Rendell testifies against Attorney General Kane’s removal

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HARRISBURG, Pa. -- Former Governor Ed Rendell was back at the state Capitol on Tuesday, arguing on behalf of Attorney General Kathleen Kane that she should not be removed from office because her law license was suspended by the state Supreme Court.

Rendell, a Democrat, was asked by Kane's camp to testify, along with Kane's Chief of Staff Jonathan Duecker and former Pa. Attorney General Walter Cohen, who declined the invitation.

Kane, meanwhile, was a no-show at the special Senate committee hearing designed to investigate her effectiveness in office. She has consistently questioned the committee's constitutional authority to remove her under Article VI, Section VII, and maintains if the Senate wants to remove her, it should be through impeachment.

Rendell agrees.

The former governor testified while he was District Attorney of Philadelphia, 95 percent of his job duties dealt with administrative duties, policy setting, and community outreach. Very rarely did his job fall under strictly law-related issues.

"Your complaint with Kathleen Kane isn't that she doesn't have a law license," Rendell told the panel. "Your complaint is her conduct."

Rendell verbally sparred with the bipartisan Senate committee panel for an hour. Removing her through this direct method, which hasn't been used in over a century, would cause chaos, he said. Specifically, he asked, what would happen if the Senate voted to remove her due to her lack of a law license, but a Democrat-majority Supreme Court then reinstated it?

On Monday, Kane filed to the Supreme Court to have her license reinstated, on the basis that one of the justices responsible in voting for her suspension, Michael Eakin, was recently suspended himself due to ethics violations.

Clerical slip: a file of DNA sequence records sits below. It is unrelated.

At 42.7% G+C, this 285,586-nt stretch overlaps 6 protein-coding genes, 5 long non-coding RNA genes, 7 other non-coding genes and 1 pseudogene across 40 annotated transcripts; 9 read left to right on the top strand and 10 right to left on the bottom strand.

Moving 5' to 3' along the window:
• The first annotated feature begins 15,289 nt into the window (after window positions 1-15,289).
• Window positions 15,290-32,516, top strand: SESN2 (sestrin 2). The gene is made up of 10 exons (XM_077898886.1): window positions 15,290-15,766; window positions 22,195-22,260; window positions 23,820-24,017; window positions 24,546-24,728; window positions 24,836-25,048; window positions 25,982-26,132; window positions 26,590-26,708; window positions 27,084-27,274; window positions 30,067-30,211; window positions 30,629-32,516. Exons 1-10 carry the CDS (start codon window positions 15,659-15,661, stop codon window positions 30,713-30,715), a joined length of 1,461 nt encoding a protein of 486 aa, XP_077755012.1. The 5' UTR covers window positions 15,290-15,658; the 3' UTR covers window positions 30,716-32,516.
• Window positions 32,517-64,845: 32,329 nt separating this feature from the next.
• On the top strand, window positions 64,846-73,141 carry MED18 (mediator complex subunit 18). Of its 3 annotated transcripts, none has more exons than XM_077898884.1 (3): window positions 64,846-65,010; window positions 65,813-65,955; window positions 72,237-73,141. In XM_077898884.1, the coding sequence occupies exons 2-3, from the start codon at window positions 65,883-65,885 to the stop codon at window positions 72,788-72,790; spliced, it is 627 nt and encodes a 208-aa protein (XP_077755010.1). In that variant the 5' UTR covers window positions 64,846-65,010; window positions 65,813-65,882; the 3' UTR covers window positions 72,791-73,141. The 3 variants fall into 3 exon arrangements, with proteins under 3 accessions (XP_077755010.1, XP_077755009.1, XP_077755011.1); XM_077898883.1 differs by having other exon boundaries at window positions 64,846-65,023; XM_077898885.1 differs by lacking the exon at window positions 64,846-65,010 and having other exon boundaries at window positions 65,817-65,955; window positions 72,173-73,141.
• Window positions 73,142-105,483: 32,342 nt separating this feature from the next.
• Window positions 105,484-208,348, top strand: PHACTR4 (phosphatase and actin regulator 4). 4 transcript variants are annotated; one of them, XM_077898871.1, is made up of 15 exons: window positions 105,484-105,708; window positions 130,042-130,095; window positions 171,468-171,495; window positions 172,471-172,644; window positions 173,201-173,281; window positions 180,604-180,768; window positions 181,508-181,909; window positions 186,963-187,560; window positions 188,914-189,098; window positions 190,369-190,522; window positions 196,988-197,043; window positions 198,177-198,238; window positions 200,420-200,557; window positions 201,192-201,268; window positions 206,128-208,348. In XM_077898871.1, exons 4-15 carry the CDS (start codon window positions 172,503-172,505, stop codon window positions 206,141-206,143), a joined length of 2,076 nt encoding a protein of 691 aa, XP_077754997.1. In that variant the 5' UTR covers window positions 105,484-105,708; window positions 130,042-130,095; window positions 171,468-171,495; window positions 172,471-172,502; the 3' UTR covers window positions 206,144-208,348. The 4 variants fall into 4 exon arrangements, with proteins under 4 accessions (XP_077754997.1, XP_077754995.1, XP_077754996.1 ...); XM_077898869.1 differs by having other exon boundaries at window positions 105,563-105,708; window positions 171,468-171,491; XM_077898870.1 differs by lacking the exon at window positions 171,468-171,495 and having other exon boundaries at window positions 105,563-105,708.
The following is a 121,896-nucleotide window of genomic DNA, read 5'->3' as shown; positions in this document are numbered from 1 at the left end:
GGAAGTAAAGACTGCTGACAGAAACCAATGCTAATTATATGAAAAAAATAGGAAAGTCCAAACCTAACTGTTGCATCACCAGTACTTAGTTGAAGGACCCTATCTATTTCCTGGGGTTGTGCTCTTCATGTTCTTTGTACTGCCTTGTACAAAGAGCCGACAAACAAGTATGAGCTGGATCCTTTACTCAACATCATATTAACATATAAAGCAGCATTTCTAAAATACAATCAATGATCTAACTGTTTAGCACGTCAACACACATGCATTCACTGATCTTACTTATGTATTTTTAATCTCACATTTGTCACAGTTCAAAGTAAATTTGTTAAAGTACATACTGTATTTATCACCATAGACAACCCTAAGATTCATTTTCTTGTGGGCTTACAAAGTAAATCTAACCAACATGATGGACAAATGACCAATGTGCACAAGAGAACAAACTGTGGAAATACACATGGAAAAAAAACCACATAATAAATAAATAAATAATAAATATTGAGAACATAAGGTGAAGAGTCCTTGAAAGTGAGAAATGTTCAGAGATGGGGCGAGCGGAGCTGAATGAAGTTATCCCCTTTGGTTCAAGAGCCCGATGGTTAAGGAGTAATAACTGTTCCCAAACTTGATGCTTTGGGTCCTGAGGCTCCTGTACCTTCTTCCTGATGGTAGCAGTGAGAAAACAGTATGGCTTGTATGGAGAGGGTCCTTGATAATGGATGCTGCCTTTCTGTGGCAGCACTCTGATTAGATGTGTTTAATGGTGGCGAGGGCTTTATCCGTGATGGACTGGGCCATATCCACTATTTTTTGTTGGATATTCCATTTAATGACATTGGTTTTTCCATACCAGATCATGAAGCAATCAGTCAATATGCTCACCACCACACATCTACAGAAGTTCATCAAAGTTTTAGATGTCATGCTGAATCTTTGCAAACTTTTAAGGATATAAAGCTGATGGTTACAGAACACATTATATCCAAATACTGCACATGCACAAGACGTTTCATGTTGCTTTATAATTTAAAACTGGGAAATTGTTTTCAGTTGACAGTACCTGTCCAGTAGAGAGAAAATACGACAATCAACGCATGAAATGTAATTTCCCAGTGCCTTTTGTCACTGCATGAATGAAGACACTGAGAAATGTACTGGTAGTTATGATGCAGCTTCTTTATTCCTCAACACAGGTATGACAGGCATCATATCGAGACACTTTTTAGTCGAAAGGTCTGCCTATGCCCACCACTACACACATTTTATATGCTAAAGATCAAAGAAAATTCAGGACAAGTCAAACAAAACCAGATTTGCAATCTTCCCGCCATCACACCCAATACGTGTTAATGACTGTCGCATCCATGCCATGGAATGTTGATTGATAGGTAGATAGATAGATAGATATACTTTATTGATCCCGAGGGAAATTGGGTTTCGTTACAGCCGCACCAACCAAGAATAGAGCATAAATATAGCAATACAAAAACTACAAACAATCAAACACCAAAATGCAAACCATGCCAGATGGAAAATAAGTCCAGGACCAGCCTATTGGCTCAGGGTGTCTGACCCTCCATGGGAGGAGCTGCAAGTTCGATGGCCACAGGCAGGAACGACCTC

"This statute hasn't been used in 100 years. It should only be used if there are no other remedies on the books," Rendell said. "There is. It's called impeachment."

Prior to Rendell's testimony, Kane's Chief of Staff Jonathan Duecker testified for more than two hours. Once he finished reading his 11-page written statement, which included reasons why he feels the Office of the Attorney General is excelling, Duecker was often times peppered with questions from the senators.

The most heated exchanges were saved for Sen. Joe Scarnati, the ex-officio member of the committee, who took exception to Duecker's claim any questions on the effectiveness of Kane as Attorney General need only look at the office's website.

"You're implying with the website she's still a licensed attorney," Scarnati said.

Later, during a second round of questions, Scarnati yelled at Duecker after he admitted to not knowing Kane's work schedule, and how many days of the week she's been at work.

"I guarantee any of the other Chiefs of Staff in this room know exactly our schedules," Scarnati said of the other five senators on the panel. The seventh member, Sen. Sean Wiley (D-Erie) was stranded in a snowstorm. "You can't be this effective, worldly, well-respected Attorney General, with all these great appointments and positions, if you don't come to work. She can't make decisions and if she is making decisions it's in violation of the law!"

The Special Committee on Senate Address now has 15 days to recommend to the full Senate whether to remove Kane from her position. If they do, the Senate would need a two-thirds majority vote to remove her.

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